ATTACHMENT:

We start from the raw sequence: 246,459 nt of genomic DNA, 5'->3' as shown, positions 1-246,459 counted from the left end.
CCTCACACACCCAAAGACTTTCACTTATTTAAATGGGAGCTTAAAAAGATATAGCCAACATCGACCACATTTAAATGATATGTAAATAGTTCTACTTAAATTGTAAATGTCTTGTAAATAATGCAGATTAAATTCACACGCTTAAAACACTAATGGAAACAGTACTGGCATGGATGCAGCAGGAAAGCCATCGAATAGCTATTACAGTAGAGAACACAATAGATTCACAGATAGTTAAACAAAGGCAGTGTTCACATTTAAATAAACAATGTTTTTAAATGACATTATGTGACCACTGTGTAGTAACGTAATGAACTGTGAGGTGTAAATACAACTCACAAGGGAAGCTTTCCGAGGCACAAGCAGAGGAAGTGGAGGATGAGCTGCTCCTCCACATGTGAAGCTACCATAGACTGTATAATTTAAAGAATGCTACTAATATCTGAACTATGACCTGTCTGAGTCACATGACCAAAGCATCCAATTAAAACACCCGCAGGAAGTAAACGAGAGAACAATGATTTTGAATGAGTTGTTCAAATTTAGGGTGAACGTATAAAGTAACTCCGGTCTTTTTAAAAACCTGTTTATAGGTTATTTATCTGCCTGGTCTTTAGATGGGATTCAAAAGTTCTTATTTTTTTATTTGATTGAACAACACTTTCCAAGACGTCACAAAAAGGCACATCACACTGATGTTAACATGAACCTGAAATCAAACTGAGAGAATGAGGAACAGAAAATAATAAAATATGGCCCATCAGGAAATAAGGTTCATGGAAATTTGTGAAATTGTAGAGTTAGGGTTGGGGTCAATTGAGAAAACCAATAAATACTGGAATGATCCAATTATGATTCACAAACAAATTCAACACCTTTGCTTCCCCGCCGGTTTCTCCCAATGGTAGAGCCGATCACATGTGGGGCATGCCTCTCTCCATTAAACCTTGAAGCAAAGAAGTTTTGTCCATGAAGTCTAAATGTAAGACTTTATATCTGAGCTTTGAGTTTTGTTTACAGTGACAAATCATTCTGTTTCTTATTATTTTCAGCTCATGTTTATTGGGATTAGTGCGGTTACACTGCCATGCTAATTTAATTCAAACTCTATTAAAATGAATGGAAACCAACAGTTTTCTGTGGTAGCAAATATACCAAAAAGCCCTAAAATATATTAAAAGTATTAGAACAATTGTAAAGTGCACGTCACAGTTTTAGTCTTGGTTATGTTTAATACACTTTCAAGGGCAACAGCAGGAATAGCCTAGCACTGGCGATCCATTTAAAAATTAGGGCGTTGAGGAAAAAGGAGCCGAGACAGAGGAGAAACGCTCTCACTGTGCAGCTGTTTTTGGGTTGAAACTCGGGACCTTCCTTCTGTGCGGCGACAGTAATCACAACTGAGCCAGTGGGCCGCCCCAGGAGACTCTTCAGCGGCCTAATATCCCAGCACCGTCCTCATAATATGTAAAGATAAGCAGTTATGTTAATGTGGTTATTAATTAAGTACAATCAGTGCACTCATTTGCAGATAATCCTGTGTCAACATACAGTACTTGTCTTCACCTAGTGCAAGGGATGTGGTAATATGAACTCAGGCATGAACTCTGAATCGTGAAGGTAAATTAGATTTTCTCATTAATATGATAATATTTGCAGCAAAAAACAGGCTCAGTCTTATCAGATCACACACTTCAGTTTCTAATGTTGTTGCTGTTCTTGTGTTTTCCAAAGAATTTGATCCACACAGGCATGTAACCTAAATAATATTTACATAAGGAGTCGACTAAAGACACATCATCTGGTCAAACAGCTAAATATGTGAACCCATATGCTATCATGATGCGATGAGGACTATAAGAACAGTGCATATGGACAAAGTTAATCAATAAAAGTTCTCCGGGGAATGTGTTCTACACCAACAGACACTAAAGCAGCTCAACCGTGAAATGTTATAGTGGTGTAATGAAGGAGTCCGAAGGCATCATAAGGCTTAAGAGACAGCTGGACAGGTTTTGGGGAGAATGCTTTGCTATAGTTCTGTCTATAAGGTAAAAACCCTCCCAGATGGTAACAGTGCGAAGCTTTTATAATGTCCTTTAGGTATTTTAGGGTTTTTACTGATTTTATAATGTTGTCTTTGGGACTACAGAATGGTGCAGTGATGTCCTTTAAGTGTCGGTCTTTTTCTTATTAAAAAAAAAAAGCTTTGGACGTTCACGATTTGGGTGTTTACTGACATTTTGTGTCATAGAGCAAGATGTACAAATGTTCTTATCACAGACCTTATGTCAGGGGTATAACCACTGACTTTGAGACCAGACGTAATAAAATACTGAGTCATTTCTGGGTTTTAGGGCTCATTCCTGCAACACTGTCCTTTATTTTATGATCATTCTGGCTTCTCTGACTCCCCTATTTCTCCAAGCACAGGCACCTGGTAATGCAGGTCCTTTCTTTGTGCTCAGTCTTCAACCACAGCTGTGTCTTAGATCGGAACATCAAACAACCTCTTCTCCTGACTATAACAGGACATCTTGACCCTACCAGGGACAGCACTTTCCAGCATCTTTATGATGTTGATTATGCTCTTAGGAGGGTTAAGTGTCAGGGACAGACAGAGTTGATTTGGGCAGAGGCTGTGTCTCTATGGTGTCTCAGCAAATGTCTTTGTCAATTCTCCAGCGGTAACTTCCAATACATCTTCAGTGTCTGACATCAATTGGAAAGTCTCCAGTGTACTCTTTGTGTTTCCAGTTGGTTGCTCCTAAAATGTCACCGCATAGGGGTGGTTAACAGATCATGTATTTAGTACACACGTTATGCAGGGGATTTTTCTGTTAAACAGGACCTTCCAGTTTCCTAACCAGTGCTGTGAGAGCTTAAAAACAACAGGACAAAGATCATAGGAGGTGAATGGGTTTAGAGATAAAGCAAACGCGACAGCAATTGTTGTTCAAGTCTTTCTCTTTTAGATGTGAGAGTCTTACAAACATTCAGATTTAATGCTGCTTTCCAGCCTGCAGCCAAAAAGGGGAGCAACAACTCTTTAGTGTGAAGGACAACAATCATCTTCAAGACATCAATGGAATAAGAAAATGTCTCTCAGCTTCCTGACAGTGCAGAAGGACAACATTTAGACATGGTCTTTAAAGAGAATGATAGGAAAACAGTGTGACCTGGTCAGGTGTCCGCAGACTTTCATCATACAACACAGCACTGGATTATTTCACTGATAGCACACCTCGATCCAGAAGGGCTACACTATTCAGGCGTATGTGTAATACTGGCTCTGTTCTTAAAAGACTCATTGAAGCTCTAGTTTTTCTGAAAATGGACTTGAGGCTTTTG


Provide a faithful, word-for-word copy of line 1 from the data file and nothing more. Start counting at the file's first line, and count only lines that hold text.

We start from the raw sequence: 246,459 nt of genomic DNA, 5'->3' as shown, positions 1-246,459 counted from the left end.